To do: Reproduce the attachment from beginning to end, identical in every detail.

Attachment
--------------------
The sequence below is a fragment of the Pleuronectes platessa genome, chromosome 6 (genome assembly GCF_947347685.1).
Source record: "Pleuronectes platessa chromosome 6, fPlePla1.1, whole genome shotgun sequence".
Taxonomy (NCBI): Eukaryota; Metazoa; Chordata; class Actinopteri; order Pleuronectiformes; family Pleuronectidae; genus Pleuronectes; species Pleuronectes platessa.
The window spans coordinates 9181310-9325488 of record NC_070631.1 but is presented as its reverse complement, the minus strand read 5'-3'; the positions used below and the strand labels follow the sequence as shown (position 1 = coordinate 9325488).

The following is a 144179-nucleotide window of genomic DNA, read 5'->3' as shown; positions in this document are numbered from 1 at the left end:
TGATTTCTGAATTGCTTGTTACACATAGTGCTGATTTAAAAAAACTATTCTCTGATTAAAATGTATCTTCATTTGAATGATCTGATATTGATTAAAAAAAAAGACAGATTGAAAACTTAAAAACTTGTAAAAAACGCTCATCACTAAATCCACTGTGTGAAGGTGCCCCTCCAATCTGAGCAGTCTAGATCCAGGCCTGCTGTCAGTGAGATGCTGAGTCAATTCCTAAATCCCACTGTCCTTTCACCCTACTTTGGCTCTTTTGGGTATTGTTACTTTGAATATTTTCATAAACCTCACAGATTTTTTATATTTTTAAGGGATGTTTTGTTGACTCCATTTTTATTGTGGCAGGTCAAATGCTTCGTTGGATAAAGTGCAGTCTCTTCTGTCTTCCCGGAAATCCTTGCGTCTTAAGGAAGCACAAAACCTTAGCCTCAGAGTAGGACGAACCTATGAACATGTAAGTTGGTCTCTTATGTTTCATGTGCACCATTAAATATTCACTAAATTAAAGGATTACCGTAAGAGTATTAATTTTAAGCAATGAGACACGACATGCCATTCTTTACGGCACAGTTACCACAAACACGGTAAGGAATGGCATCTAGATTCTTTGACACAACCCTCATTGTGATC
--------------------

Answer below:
The sequence below is a fragment of the Pleuronectes platessa genome, chromosome 6 (genome assembly GCF_947347685.1).
Source record: "Pleuronectes platessa chromosome 6, fPlePla1.1, whole genome shotgun sequence".
Taxonomy (NCBI): Eukaryota; Metazoa; Chordata; class Actinopteri; order Pleuronectiformes; family Pleuronectidae; genus Pleuronectes; species Pleuronectes platessa.
The window spans coordinates 9181310-9325488 of record NC_070631.1 but is presented as its reverse complement, the minus strand read 5'-3'; the positions used below and the strand labels follow the sequence as shown (position 1 = coordinate 9325488).

The following is a 144179-nucleotide window of genomic DNA, read 5'->3' as shown; positions in this document are numbered from 1 at the left end:
TGATTTCTGAATTGCTTGTTACACATAGTGCTGATTTAAAAAAACTATTCTCTGATTAAAATGTATCTTCATTTGAATGATCTGATATTGATTAAAAAAAAAGACAGATTGAAAACTTAAAAACTTGTAAAAAACGCTCATCACTAAATCCACTGTGTGAAGGTGCCCCTCCAATCTGAGCAGTCTAGATCCAGGCCTGCTGTCAGTGAGATGCTGAGTCAATTCCTAAATCCCACTGTCCTTTCACCCTACTTTGGCTCTTTTGGGTATTGTTACTTTGAATATTTTCATAAACCTCACAGATTTTTTATATTTTTAAGGGATGTTTTGTTGACTCCATTTTTATTGTGGCAGGTCAAATGCTTCGTTGGATAAAGTGCAGTCTCTTCTGTCTTCCCGGAAATCCTTGCGTCTTAAGGAAGCACAAAACCTTAGCCTCAGAGTAGGACGAACCTATGAACATGTAAGTTGGTCTCTTATGTTTCATGTGCACCATTAAATATTCACTAAATTAAAGGATTACCGTAAGAGTATTAATTTTAAGCAATGAGACACGACATGCCATTCTTTACGGCACAGTTACCACAAACACGGTAAGGAATGGCATCTAGATTCTTTGACACAACCCTCATTGTGATC